March 4, 2015
In anticipation of a Future Tense event on technology and the future taking place in Washington, D.C., Senior Sustainability Scientist Sethuraman Panchanathan explores the subject in Slate magazine. His article, titled "The best adaptive technologies are designed by, not for, people with disabilities," illustrates this point using ASU graduate David Hayden as an example. Hayden, who is visually impaired, used his disability to develop an assistive tablet called the Note-Taker - a technology that his sighted peers were also eager to use.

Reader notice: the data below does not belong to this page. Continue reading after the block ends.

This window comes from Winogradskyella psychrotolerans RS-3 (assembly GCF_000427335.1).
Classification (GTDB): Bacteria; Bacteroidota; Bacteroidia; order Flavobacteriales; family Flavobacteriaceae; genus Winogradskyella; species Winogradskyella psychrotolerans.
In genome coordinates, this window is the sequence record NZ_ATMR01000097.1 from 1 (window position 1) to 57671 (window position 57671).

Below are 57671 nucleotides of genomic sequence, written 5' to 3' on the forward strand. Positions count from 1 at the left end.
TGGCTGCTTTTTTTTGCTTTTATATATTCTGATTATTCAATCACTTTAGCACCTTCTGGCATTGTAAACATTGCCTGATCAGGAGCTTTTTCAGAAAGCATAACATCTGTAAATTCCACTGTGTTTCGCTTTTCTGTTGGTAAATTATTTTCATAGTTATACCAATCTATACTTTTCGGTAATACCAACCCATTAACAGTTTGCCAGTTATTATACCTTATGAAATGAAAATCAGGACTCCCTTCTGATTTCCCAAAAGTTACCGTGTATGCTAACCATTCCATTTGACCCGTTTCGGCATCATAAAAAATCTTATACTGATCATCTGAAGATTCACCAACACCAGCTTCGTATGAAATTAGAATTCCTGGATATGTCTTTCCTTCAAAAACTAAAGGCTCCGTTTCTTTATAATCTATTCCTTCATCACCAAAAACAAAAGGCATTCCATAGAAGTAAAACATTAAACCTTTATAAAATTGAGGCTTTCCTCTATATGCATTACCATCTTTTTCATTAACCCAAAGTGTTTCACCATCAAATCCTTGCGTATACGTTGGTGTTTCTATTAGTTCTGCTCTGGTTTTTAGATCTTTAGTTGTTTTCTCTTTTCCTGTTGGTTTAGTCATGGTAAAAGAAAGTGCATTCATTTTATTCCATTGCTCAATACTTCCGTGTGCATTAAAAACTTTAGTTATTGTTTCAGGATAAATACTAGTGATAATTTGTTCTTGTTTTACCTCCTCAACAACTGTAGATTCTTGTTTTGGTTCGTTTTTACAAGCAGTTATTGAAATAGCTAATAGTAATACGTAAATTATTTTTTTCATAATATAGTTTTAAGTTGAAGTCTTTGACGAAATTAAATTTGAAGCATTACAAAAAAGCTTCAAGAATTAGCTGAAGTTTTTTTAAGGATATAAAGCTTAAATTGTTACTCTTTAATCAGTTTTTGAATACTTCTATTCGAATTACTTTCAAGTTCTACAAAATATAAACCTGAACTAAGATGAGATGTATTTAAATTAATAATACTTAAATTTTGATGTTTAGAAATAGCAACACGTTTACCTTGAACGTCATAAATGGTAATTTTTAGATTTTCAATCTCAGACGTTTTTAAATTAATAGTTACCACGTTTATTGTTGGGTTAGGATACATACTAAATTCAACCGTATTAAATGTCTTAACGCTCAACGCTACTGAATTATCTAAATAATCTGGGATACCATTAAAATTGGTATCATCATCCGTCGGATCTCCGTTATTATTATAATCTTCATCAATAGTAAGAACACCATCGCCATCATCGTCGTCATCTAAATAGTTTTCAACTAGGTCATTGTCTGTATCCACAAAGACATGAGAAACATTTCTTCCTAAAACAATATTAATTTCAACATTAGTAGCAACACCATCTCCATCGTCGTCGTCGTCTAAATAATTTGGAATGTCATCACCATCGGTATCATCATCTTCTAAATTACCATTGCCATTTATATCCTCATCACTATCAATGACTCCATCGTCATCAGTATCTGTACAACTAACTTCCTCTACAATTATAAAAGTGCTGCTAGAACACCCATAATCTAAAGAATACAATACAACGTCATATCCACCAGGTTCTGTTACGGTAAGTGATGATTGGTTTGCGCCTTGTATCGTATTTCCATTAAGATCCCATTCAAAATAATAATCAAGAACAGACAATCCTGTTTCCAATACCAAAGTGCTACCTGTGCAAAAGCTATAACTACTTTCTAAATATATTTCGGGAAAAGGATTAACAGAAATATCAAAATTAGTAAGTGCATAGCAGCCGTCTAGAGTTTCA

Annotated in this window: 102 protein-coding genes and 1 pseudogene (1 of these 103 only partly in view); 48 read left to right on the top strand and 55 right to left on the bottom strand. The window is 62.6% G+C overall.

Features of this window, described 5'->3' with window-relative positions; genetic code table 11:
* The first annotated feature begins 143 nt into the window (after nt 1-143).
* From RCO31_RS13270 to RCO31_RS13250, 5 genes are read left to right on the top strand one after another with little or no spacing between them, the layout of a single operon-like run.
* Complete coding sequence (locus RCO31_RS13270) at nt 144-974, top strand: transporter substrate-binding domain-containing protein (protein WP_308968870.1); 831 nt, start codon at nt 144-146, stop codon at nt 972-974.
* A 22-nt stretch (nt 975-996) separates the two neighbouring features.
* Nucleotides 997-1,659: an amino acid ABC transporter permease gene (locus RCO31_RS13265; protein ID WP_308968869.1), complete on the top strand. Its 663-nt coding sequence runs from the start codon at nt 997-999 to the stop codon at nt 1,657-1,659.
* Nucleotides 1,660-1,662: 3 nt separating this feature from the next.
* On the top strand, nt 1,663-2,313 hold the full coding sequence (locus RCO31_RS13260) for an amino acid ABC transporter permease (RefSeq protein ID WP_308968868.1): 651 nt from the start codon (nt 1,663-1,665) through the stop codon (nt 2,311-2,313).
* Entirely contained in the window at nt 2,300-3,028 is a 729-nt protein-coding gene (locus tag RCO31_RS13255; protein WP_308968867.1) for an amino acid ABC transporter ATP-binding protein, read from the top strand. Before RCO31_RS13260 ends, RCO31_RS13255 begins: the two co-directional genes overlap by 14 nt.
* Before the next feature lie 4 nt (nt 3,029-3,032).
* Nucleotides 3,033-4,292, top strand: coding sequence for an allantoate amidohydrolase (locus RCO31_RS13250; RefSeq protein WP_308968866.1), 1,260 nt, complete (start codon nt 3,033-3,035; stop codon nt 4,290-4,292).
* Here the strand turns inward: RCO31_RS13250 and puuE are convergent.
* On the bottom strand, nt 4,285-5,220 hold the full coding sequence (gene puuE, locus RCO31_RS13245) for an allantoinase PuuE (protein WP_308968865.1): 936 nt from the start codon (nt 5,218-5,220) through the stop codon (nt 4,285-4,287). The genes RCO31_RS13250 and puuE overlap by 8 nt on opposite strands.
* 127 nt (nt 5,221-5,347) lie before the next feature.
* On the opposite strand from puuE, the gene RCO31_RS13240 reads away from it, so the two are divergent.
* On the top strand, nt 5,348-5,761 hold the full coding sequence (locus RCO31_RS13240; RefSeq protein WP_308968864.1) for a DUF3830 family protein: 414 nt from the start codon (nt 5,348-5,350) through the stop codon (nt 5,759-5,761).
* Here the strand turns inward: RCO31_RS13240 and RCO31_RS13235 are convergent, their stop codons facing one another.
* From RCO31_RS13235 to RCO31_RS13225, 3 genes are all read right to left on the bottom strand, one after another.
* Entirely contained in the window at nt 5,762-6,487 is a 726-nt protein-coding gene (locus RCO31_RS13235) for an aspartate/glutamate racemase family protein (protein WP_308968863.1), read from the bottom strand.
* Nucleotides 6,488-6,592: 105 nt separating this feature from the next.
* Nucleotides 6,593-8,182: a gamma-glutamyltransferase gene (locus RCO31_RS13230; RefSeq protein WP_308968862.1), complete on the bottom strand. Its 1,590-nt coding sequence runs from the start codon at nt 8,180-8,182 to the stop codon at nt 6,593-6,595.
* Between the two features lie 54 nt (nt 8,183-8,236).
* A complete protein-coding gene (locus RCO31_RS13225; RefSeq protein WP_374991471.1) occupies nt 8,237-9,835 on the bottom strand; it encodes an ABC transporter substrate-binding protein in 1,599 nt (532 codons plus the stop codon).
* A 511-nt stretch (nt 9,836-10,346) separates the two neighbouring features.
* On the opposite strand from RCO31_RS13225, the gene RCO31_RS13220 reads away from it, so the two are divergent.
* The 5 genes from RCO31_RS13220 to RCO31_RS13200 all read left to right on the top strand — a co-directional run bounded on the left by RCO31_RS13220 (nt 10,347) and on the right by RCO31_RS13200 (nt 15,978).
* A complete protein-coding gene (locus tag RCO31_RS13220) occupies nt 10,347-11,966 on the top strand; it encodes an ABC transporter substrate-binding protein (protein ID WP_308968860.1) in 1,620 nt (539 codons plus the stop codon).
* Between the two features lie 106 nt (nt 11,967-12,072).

"Truly revolutionary technologies require engagement with users throughout the design and development process. While it’s helpful to get feedback and ideas from focus groups on users’ needs, short sessions don’t give us a full understanding of the challenges and opportunities in developing assistive technology solutions," writes Panchanathan. "It is imperative that people with disabilities play a leading role in envisioning, conceptualizing, developing, implementing, deploying, testing, and validating potential solutions, tools, and technologies."
In a November 2014 Thought Leader Series Piece, Ray Jensen made a similar point about the importance of including disabled persons, particularly from a sustainability standpoint.